As far as the performance of transformations is concerned this one should be obvious… Use non-debug stylesheet versions in production environment. XslCompiledTransform constructor takes a flag called: enableDebug. If the flag is set to true you are able to debug your stylesheet in Visual Studio. It’s a great feature but as you can expect it does not come for free. When a stylesheet is compiled in the debug mode not only there is no optimization to the compiled code happening but also the compiler has to emit additional instructions to make the debugger happy. In the non-debug mode however the code being generated is heavily optimized – unused code is removed completely, expressions that can be calculated beforehand are converted to literals/constants at compile time, no unnecessary from execution point of view instructions are injected etc. Another important reason to not use debug mode in production is that when stylesheets are compiled debug mode XslCompiledStylesheet will create a dynamic assembly each time a stylesheet is loaded (this is necessary to be able to support debugging). Such assemblies cannot be unloaded and may result in OutOfMemory exceptions. So, if you want to make your transformations fast and reliable don’t load stylesheets in the debug mode when running in the production environment. The easiest way to not to have to remember about changing the enableDebug flag is to couple it with build version (you are not running Debug version of your assemblies in production environment, are you?). If you build a Debug version of your app the enableDebug flag is true, if you build a Release version enableDebug flag is false (use #if DEBUG compiler directive to achieve this).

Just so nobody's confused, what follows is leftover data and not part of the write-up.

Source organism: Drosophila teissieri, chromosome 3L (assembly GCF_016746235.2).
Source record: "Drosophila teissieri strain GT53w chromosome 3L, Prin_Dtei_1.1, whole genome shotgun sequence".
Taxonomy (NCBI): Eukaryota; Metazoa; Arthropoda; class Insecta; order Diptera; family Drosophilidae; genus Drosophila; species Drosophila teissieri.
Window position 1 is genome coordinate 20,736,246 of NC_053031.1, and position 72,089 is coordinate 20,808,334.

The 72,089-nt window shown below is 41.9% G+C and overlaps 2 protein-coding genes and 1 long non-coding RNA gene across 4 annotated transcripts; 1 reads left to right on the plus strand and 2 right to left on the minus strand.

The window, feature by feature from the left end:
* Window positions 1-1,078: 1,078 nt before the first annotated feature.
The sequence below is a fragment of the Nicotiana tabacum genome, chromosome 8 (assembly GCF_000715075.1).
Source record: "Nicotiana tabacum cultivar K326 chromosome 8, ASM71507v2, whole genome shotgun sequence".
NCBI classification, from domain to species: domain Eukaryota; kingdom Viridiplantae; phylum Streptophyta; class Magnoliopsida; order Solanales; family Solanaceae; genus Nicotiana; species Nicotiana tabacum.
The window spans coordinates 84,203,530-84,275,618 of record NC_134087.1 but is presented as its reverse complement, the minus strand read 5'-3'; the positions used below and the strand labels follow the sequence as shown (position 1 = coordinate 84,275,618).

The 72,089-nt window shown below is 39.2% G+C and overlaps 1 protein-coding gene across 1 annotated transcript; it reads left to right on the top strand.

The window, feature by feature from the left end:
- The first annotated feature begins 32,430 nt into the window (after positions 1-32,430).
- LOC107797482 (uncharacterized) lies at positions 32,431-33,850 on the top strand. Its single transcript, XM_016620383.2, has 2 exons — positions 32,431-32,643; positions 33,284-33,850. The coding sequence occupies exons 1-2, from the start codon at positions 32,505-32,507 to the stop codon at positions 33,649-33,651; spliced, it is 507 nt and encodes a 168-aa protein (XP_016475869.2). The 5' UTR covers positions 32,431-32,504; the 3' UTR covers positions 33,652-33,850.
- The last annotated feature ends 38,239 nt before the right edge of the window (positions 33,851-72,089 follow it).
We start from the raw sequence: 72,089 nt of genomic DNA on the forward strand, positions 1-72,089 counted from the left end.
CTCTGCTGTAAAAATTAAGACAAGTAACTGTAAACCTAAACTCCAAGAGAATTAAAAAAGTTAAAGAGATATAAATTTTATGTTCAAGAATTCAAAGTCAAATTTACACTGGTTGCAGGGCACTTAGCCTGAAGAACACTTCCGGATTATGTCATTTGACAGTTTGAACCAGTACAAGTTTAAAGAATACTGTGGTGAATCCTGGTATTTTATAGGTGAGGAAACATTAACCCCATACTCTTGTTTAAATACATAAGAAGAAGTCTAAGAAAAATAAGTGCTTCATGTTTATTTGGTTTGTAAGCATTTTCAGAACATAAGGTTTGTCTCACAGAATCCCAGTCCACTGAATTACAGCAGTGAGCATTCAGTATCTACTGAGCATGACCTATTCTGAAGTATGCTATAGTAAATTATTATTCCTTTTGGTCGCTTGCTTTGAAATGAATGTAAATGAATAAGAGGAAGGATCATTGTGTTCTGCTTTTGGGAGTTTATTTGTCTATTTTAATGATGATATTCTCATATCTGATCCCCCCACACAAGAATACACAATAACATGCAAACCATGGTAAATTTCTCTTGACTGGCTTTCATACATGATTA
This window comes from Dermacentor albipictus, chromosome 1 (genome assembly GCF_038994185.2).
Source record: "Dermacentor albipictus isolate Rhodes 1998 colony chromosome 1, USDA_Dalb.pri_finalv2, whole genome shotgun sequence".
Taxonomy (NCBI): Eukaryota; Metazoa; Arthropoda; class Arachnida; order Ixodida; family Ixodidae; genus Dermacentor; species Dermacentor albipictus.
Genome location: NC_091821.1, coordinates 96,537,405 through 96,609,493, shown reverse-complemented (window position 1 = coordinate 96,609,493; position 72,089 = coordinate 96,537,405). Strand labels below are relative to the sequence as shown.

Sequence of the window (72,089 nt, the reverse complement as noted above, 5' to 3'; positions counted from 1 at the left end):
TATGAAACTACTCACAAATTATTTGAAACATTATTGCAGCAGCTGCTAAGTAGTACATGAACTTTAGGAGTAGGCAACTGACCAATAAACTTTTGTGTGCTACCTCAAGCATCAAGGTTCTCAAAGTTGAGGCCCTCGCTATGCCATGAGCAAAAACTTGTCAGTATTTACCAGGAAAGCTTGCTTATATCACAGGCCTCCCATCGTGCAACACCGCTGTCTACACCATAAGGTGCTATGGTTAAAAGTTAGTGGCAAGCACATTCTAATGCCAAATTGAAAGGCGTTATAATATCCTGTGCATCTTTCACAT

Follow good coding practices. Might sound weird but really, not doing this can kill the performance of you transformations. The problem here is that under certain circumstances JITer (Just in Time compiler) stops optimizing the assembly code generated from the IL code the stylesheet was compiled to. This happens for instance when a method is too big or there is too many local variables. There is no need to be scared. It’s not easy to hit this issue. Stylesheets with templates (each template is compiled to a separate method) having a few hundred or even a thousand of lines should be fine (although a function consisting of 1000 lines feel too big from a “good coding practices” standpoint). As far as local variables are considered – it is not only about variables declared with xsl:variable instruction. Think about XPath – each step in the XPath expression is actually a loop and as such it needs a variable to iterate on. Again, even though the Xslt compiler (i.e. XslCompiledTransform) creates a lot of variables under the cover it is not easy to hit the problem. You would have to have thousands of them to see it. Still some people see it. And it is usually the combinations of both of the problems. A stylesheet contains a huge template (in the most common case the stylesheet is huge (e.g. 3 MB) and consists of just one template) – which results in a big method. Since the template is huge it contains a lot of XPath expressions – which results in a big number of local variables. As a result JITer gives up on any optimizations to the generated assembly code and transformations take ages. The solution is simple. Refactor the code. Why is the stylesheet so big? Probably because there is a lot of the same code copied all over the place (honestly, even though Xslt is verbose it’s not easy to come up with a well refactored stylesheet whose size is 3 MB – it’s 3145728 bytes which gives roughly 20000 lines (80 characters per line, 2 bytes per character), most likely 30000 lines – Copy/Paste must have been in use) – move the common code to a separate templates. Change this one huge xsl:choose statement to separate templates and invoke them using xsl:apply-templates instructions from appropriate places in your code. Do yourself and the person who will be maintaining the stylesheet when you are on vacation a favor. And make the transformation fast at the same time.